How To Decrease Your Weight Gain During Menopause

by Ann Huz

For a lot of women who are 50 years old and above, gaining weight and menopause seem as if they are interlaced. It’s not unusual that they start gaining weight during this time of their lives. There’s also a propensity to gain weight at the abdominal area unlike their earlier years when weight gained was generally concentrated on the area of the hips.

It seems that these effects are caused by hormonal changes. At menopause, a woman’s body releases diminished amounts of estrogen which is a hormone that stimulates the ovulation process. Studies on animals indicate that decreased estrogen induces weight gain and it could also be the cause of why women’s bodies change shape. Throughout childbearing age, fat is deposited in the lower parts of their body. But when menopause ends, fat is stored in areas close to their abdomen.

Additionally, women will go through some muscular atrophy and have more fat as they enter old age, and the metabolism rate of theirs decelerates. Therefore, if you don’t adjust your diet, your will likely add on weight.

Estrogen hormonal therapy is at times used to curb the negative symptoms of menopause. Women are frequently surprised to learn that hormonal therapy doesn’t really bring about weight gain. When therapy first starts, a number of patients do have slight water retention and bloating but this is not permanent. Furthermore, they don’t put on any fat.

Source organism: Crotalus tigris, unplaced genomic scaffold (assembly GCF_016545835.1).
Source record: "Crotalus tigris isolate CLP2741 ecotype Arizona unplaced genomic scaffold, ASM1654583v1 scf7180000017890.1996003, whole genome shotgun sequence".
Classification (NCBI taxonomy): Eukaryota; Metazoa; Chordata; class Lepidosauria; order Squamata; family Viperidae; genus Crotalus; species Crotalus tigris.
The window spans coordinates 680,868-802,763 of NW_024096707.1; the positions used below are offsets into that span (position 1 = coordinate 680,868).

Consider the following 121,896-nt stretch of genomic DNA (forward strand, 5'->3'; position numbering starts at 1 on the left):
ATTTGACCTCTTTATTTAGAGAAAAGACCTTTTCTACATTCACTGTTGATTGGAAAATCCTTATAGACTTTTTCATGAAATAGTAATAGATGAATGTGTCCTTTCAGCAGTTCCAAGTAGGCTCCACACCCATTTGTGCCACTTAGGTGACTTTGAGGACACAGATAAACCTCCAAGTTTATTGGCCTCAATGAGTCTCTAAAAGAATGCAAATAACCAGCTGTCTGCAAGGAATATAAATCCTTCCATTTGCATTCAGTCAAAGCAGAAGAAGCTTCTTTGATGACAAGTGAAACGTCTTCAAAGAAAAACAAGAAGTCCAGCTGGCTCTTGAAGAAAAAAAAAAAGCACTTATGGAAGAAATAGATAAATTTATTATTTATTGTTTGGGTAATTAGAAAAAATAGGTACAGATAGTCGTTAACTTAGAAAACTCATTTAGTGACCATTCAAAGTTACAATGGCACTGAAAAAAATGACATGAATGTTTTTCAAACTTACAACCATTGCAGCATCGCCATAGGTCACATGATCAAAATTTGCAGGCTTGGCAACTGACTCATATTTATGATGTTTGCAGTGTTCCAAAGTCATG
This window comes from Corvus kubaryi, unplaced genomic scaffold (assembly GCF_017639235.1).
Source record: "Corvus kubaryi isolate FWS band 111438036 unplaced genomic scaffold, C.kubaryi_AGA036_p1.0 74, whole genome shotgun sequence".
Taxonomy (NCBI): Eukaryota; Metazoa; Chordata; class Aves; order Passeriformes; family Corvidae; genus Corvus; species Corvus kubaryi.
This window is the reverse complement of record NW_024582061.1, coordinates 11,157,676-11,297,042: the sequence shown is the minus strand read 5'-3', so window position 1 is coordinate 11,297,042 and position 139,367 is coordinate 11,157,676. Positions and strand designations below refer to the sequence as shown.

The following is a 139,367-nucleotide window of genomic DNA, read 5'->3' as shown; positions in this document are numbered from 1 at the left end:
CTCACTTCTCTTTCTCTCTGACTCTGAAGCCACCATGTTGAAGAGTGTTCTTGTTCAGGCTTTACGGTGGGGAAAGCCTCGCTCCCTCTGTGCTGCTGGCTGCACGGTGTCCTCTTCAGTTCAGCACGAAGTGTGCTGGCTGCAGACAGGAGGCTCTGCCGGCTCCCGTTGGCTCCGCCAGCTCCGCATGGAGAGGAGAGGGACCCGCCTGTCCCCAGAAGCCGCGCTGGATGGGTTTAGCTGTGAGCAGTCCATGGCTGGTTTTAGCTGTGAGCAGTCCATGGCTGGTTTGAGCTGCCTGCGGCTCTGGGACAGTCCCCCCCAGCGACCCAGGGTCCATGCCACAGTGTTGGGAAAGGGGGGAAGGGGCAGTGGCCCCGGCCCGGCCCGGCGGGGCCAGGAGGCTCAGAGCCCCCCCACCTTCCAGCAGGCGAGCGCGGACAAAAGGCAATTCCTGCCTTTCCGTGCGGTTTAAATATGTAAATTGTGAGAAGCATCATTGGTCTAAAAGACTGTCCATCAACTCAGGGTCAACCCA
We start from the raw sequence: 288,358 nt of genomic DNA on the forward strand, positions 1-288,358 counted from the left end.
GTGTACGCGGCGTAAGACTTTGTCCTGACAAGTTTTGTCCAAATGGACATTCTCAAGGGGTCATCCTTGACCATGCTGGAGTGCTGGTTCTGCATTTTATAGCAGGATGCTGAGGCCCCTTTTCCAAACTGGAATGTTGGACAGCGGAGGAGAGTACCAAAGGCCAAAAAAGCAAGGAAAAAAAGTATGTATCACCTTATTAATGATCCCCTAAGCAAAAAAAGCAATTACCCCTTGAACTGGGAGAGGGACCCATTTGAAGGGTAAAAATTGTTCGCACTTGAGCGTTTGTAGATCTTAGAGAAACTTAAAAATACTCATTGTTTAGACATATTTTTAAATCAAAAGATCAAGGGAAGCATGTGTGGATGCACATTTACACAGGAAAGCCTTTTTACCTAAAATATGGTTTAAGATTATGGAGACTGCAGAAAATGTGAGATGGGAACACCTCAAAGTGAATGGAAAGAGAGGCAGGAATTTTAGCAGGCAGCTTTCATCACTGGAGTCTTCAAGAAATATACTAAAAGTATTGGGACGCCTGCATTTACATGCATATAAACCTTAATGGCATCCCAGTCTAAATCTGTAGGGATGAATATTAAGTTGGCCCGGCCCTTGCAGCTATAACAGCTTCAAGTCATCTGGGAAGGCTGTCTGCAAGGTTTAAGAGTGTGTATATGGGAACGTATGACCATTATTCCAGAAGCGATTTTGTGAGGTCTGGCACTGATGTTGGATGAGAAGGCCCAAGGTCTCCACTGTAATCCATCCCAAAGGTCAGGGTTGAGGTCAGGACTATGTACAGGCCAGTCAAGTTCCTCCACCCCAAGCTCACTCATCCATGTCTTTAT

Hormone therapy helps reduce risk of heart disease by, among other things, affecting the storage of fat around the abdomen.

If you feel you are gaining too much weight at menopause, here are a few things you can do to help improve your situation.

-Keep to a low-fat diet and also include a large amount of fiber. In addition, sugar is to be avoided.

-Exercising often is highly recommended. We are often not as active when we grow older. Exercising moderately for 20-30 minutes everyday enhances your physical and mental health.

-Use your muscles. While walking or cycling can help leg muscles, you can use weights for your arm muscles.

-Accepting any physical change as a natural process of growing old gracefully will make it easier for you. If you just have a heavier waistline and slender legs, but aren’t really overweight, everything is still alright.

See a medical expert if you want to begin a diet regimen, particularly if you are experiencing any present medical ailments. You may also discuss menopause and the issue of gaining weight and look for ways to overcome any potential problems.

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